Monthly Archives: March, 2017

7 Quick Takes on Reading, Planning, and Dating

7 Quick Takes, hosted at This Ain't the Lyceum

— 1 —

As evidenced by the “old news” in last week’s 7QT and my ridiculously overdue 2016 year in review post, I am still clearing out my backlog of things I wanted to share here. Will you humor me with just a few more oldies?

For the third year in a row, I was among Pocket’s top 5% of readers. Or maybe it was the opt 1%. I can’t remember! I neglected to clip the email properly to share a screenshot, so just trust me; I read a lot in Pocket.

If you like to read articles online (or watch videos), but find yourself wandering down the rabbit hole of links or worrying about wasting data loading ads on your phone, you’ll enjoy Pocket. It’s been revolutionary for my reading habits. Why scroll through Facebook aimlessly looking for something to read on the go when I can read articles I have already curated?

— 2 —

I don’t have the link to my Pocket Year in Review anymore, but I do have my Goodreads 2016 Year in Books. I was pleased with last year’s reading. I read plenty of nonfiction early in the year and slipped in some awesome fiction towards the end, and I met my overall book goal. Goodreads has been excellent for my book-reading in much the same way Pocket has for articles.

Read ALL the books!

— 3 —

I was much less pleased with my life planning. I still have the plan, but I haven’t reviewed it for at least six months. I’m pretty sure it still shows calling my grandmother once a month as an action item, and she died in August.

I am expecting to have some time in the near future for some extensive revisions, though, so I was glad to pick up a free life plan review tool from Building Champions back at the turn of the year. The video is no longer available, but the review tool (and the free tool for writing your first draft of a life plan) are still there.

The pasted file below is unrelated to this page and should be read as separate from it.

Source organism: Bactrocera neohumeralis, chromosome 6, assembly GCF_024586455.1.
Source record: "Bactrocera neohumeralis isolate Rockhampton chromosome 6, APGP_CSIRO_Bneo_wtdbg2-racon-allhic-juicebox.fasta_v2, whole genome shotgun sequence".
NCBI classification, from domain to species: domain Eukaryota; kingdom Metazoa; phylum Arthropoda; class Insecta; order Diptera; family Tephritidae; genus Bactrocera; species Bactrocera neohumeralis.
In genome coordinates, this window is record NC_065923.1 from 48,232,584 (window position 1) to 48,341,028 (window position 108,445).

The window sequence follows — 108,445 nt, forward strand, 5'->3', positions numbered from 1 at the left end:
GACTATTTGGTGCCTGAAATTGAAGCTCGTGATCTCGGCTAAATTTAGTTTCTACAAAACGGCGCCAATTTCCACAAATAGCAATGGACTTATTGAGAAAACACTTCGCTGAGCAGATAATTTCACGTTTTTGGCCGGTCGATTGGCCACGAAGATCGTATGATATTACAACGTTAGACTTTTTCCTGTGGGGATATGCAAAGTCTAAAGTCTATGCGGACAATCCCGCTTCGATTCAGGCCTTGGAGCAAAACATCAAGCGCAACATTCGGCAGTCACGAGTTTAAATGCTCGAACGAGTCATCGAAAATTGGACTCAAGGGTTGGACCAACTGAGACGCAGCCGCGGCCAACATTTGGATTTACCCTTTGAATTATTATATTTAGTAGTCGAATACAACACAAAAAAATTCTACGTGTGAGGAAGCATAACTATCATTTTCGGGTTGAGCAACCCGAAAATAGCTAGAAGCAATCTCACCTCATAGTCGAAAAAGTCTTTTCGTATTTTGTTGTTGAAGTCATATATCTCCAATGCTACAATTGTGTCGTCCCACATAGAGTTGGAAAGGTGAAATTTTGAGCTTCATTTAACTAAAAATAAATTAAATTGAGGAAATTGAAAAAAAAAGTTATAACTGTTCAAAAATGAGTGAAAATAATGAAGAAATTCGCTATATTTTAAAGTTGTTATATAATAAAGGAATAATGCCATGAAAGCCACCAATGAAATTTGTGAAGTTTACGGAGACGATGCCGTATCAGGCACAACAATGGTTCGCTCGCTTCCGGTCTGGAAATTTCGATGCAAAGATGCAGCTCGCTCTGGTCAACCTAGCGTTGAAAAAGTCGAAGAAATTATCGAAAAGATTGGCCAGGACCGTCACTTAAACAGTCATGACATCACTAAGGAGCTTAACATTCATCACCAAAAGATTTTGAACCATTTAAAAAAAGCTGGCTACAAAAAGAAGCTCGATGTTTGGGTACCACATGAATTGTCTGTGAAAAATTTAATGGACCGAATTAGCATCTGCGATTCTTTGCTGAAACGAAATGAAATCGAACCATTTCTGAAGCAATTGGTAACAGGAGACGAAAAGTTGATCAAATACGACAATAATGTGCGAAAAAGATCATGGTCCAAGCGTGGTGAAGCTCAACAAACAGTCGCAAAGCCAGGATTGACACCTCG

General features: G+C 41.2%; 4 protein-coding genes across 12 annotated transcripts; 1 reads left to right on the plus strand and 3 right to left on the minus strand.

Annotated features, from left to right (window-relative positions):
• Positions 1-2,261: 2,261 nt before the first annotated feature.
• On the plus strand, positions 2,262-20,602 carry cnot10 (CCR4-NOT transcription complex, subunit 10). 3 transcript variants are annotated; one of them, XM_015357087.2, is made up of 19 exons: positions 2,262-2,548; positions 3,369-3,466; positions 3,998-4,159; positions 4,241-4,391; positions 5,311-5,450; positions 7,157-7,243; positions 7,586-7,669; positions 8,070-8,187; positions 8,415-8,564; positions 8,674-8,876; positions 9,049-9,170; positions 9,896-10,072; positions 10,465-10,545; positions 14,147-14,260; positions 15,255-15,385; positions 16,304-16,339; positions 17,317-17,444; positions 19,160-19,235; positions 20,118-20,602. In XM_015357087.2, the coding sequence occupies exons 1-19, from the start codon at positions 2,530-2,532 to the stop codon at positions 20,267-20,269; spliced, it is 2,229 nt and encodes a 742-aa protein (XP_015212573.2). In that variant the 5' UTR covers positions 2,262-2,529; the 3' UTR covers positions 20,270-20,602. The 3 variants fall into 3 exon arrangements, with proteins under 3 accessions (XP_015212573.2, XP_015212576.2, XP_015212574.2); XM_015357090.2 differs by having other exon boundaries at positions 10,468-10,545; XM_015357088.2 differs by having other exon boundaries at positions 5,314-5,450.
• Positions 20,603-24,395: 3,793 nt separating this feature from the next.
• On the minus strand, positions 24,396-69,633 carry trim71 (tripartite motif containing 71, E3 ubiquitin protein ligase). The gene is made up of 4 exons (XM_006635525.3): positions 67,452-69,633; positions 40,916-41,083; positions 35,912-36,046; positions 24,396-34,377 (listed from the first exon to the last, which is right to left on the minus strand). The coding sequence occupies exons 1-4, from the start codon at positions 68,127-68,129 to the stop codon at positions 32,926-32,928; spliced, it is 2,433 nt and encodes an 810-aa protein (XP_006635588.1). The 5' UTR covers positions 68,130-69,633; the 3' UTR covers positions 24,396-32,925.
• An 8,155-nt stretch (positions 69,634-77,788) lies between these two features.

We plan vacations, and we plan weddings, but have you ever planned your life?

— 4 —

I am still reading and loving Verily magazine. I especially like their “Gentlemen Speak” feature, which consists of articles written by real men or roundups from interviews with the same. Before I met Mr. Man, I often wondered why the nice, smart, charming, churchgoing men I met were never interested in me. We clicked so well! Wasn’t there something more than just “not feeling it” or the standard-but-infuriating “intimidation” factor? Andrew Mentock offers a few novel ideas why a great conversation doesn’t always lead to a date invitation.

Fun fact: I have had the pleasure of meeting Mr. Mentock (not to be confused with Mr. Man) in person. The Internet is maybe not such a huge place after all.

— 5 —

Related to the dating theme, I was fascinated by an essay posted in ZENIT about the effect that promoting chastity has had on slowing the spread of AIDS in Uganda. Americans in particular seem to think of Africa as one homogenous zone that needs saving, where AIDS spreads like wildfire. That’s not true any more than it’s true of the U.S. The A-B-C method really can work.

— 6 —

I manage my email really well, so I tend to stay subscribed to email lists for a long time and actually read what they send (or unsubscribe properly). I was not, however, expecting to hear from Small World of Words. I participated in their word association study online so long ago that I have absolutely no memory or record of it.

It was neat to see the results, of course, but getting that random email was also a reminder of just how long scientific research takes. We tend to just hear about results—especially when they are sensational—but I always forget that it might have taken years of data collection and analysis to get to those conclusions.

— 7 —